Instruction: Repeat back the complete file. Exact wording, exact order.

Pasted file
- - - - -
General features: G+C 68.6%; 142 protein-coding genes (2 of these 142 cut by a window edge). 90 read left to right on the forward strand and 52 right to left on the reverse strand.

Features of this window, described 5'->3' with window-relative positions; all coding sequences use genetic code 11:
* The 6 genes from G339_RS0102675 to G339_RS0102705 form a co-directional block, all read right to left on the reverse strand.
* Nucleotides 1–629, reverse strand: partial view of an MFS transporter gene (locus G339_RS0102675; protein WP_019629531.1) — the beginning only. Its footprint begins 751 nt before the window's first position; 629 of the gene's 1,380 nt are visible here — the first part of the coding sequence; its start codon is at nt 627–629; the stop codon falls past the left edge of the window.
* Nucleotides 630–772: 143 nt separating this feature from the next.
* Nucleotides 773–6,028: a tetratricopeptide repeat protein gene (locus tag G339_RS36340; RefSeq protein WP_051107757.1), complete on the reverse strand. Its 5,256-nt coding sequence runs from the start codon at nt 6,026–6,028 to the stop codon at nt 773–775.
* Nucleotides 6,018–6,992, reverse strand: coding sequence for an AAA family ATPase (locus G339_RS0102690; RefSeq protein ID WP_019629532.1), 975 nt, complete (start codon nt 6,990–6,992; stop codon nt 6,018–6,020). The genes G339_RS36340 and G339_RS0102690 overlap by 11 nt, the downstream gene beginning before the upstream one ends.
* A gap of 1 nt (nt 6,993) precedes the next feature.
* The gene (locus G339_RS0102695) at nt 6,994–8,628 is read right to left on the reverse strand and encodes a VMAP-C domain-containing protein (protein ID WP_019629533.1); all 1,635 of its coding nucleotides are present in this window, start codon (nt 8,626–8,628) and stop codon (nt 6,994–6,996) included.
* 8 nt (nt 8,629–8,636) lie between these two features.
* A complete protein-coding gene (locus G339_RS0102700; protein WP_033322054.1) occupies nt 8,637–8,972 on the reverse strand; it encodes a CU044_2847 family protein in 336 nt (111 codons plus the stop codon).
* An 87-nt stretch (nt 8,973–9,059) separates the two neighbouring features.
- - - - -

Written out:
General features: G+C 68.6%; 142 protein-coding genes (2 of these 142 cut by a window edge). 90 read left to right on the forward strand and 52 right to left on the reverse strand.

Features of this window, described 5'->3' with window-relative positions; all coding sequences use genetic code 11:
* The 6 genes from G339_RS0102675 to G339_RS0102705 form a co-directional block, all read right to left on the reverse strand.
* Nucleotides 1–629, reverse strand: partial view of an MFS transporter gene (locus G339_RS0102675; protein WP_019629531.1) — the beginning only. Its footprint begins 751 nt before the window's first position; 629 of the gene's 1,380 nt are visible here — the first part of the coding sequence; its start codon is at nt 627–629; the stop codon falls past the left edge of the window.
* Nucleotides 630–772: 143 nt separating this feature from the next.
* Nucleotides 773–6,028: a tetratricopeptide repeat protein gene (locus tag G339_RS36340; RefSeq protein WP_051107757.1), complete on the reverse strand. Its 5,256-nt coding sequence runs from the start codon at nt 6,026–6,028 to the stop codon at nt 773–775.
* Nucleotides 6,018–6,992, reverse strand: coding sequence for an AAA family ATPase (locus G339_RS0102690; RefSeq protein ID WP_019629532.1), 975 nt, complete (start codon nt 6,990–6,992; stop codon nt 6,018–6,020). The genes G339_RS36340 and G339_RS0102690 overlap by 11 nt, the downstream gene beginning before the upstream one ends.
* A gap of 1 nt (nt 6,993) precedes the next feature.
* The gene (locus G339_RS0102695) at nt 6,994–8,628 is read right to left on the reverse strand and encodes a VMAP-C domain-containing protein (protein ID WP_019629533.1); all 1,635 of its coding nucleotides are present in this window, start codon (nt 8,626–8,628) and stop codon (nt 6,994–6,996) included.
* 8 nt (nt 8,629–8,636) lie between these two features.
* A complete protein-coding gene (locus G339_RS0102700; protein WP_033322054.1) occupies nt 8,637–8,972 on the reverse strand; it encodes a CU044_2847 family protein in 336 nt (111 codons plus the stop codon).
* An 87-nt stretch (nt 8,973–9,059) separates the two neighbouring features.